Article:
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</script></div>{/googleAds}The trailer (and DVD artwork) for Richard Shepard's The Hunting Party is rather deceptive, to say the least. Armed with nothing but a camera, microphone and sheer adrenaline, American journalists (Richard Gere and Terrence Howard) race through the streets of war-torn Bosnia, capturing the brutalities of Eastern Europe for nightly release into American living rooms. Despite an occasional jab among friends, their daily grind into death and destruction conjures a tone reminiscent of The Killing Fields. But when the reporters suddenly find themselves on the heels of an elusive war criminal, the mood shifts into heart-stopping high gear. Music pounds with intensity as the reporters stumble upon a dangerous truth that was never meant to be unearthed; a story that if revealed will not only threaten national security, but force the hunters to become the hunted.

At first blush, it is thrilling, inviting and artfully engaging, showcasing an action-packed docudrama that steps within the battle zone of Bosnia and strikes a political nerve with a serious and thought-provoking fist. Then, you press play and realize that you were just sucker-punched...big time.

In fact, Shepard - who with a dark, comedic hand also penned and directed The Matador - opens the equally black-humored The Hunting Party with a rather intriguing disclaimer: â"Only the most ridiculous parts of this story are true." Loosely (and I mean loosely) based on the Esquire article What I Did on My Summer Vacation by Scott K. Anderson, Shepard introduces us to the award-winning team of reporter Simon Hunt (Gere) and cameraman Duck (Howard), whose nine year partnership of filming, boozing and womanizing their way through war zones ended abruptly in 1994 when an act of savagery hit far too close to home. Simon snapped - imploding on live television - with his friend memorializing the breakdown. Ultimately, the network rewarded Duck with a cushy position as chief cameraman for the stiff, head anchor (James Brolin); Simon, on the other hand, was fired - left to stumble from one menial news job to the next until one day, he simply dropped off the radar.

Flash forward to the Fall of 2000 where, in Sarajevo, a celebration marks the fifth anniversary of war's end. While filming a puff-piece with journalism-newbie/ VP's son, Benjamin (Jesse Eisenberg), Duck is unexpectedly paid a visit by his old friend. Like a drunken ghost, Simon appears in his hotel room with a proposition that will not only arouse the adrenaline rush they once felt in barely escaping the cross-fire, but one that just may bring them millions: find â"The Fox" (Ljubomir Kerekes).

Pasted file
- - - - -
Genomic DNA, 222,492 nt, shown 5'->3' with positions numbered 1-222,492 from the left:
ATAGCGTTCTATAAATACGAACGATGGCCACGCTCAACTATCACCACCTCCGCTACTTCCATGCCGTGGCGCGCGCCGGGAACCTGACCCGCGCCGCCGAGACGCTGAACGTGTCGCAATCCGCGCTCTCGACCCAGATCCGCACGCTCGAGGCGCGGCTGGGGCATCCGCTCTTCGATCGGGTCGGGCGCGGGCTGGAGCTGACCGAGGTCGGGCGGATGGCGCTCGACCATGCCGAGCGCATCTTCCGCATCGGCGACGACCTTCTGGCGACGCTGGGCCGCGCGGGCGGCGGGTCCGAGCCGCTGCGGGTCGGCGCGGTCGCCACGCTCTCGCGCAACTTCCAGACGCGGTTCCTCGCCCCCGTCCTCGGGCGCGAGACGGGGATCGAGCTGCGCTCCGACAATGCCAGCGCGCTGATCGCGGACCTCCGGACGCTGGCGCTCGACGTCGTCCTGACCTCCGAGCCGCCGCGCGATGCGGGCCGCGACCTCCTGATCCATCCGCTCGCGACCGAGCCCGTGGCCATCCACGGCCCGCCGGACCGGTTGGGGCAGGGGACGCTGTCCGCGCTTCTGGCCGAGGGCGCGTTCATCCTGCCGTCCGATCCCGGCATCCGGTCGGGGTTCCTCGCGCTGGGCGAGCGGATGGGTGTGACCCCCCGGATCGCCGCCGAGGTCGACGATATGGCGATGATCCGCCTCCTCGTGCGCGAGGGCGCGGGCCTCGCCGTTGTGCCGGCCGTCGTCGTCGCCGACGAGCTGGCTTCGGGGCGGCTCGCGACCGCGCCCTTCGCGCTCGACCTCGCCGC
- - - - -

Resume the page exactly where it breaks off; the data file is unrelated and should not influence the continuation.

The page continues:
Having ordered the rape, torture and murder of thousands of innocent Muslims, The Fox (fictional alter ego of Dr. Radovan Karadzic) is one of the world's most wanted war criminals. And while â"the UN, NATO, the CIA, and every bounty hunter from here to Chuck Norris claim to be looking for him" - and the $5,000,000 bounty attached to his head - he continues to outfox the world's elite. Simon, however, claims to have a source that will lead him directly to his target deep in the Celebici mountains.

A combination of intrigue, friendship, guilt and insanity lead Duck to forego a Grecian vacation with his girlfriend (Joy Bryant), grab Benjamin, jump in Simon's lemon yellow Mercedes and embark on a three-person manhunt for the enigmatic architect of Bosnian genocide. Saving their hides from Deliverance-esque locals, gun-toting waiters, faithful henchman and testicle-twisting midgets is one thing, but when brain-dead allies within the UN mistake the trio for a CIA hit squad, the journalists suddenly find themselves dangerously closer to their prey in two days than any Marine or CIA agent has been in five years - or have they?